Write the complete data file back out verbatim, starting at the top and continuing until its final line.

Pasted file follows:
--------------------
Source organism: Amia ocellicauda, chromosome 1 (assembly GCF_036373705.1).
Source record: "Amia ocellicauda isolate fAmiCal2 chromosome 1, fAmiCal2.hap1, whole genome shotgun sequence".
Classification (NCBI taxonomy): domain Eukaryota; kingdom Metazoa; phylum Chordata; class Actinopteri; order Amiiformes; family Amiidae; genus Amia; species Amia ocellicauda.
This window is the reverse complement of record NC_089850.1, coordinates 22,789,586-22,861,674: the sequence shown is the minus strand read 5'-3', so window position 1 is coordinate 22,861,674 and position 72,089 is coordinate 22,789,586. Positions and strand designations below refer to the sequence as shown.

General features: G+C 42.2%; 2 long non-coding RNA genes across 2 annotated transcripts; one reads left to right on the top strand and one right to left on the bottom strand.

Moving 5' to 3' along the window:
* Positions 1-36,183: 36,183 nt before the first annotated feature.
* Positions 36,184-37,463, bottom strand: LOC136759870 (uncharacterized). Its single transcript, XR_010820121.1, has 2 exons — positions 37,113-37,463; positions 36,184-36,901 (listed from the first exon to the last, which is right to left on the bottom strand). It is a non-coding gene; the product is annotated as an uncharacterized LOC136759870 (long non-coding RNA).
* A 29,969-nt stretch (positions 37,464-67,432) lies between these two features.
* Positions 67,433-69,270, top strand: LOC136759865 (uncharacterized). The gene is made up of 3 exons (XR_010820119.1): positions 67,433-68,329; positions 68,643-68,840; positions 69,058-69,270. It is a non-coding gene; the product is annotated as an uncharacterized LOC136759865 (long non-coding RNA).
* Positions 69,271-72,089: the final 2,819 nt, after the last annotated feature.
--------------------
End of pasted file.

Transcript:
Source organism: Amia ocellicauda, chromosome 1 (assembly GCF_036373705.1).
Source record: "Amia ocellicauda isolate fAmiCal2 chromosome 1, fAmiCal2.hap1, whole genome shotgun sequence".
Classification (NCBI taxonomy): domain Eukaryota; kingdom Metazoa; phylum Chordata; class Actinopteri; order Amiiformes; family Amiidae; genus Amia; species Amia ocellicauda.
This window is the reverse complement of record NC_089850.1, coordinates 22,789,586-22,861,674: the sequence shown is the minus strand read 5'-3', so window position 1 is coordinate 22,861,674 and position 72,089 is coordinate 22,789,586. Positions and strand designations below refer to the sequence as shown.

General features: G+C 42.2%; 2 long non-coding RNA genes across 2 annotated transcripts; one reads left to right on the top strand and one right to left on the bottom strand.

Moving 5' to 3' along the window:
* Positions 1-36,183: 36,183 nt before the first annotated feature.
* Positions 36,184-37,463, bottom strand: LOC136759870 (uncharacterized). Its single transcript, XR_010820121.1, has 2 exons — positions 37,113-37,463; positions 36,184-36,901 (listed from the first exon to the last, which is right to left on the bottom strand). It is a non-coding gene; the product is annotated as an uncharacterized LOC136759870 (long non-coding RNA).
* A 29,969-nt stretch (positions 37,464-67,432) lies between these two features.
* Positions 67,433-69,270, top strand: LOC136759865 (uncharacterized). The gene is made up of 3 exons (XR_010820119.1): positions 67,433-68,329; positions 68,643-68,840; positions 69,058-69,270. It is a non-coding gene; the product is annotated as an uncharacterized LOC136759865 (long non-coding RNA).
* Positions 69,271-72,089: the final 2,819 nt, after the last annotated feature.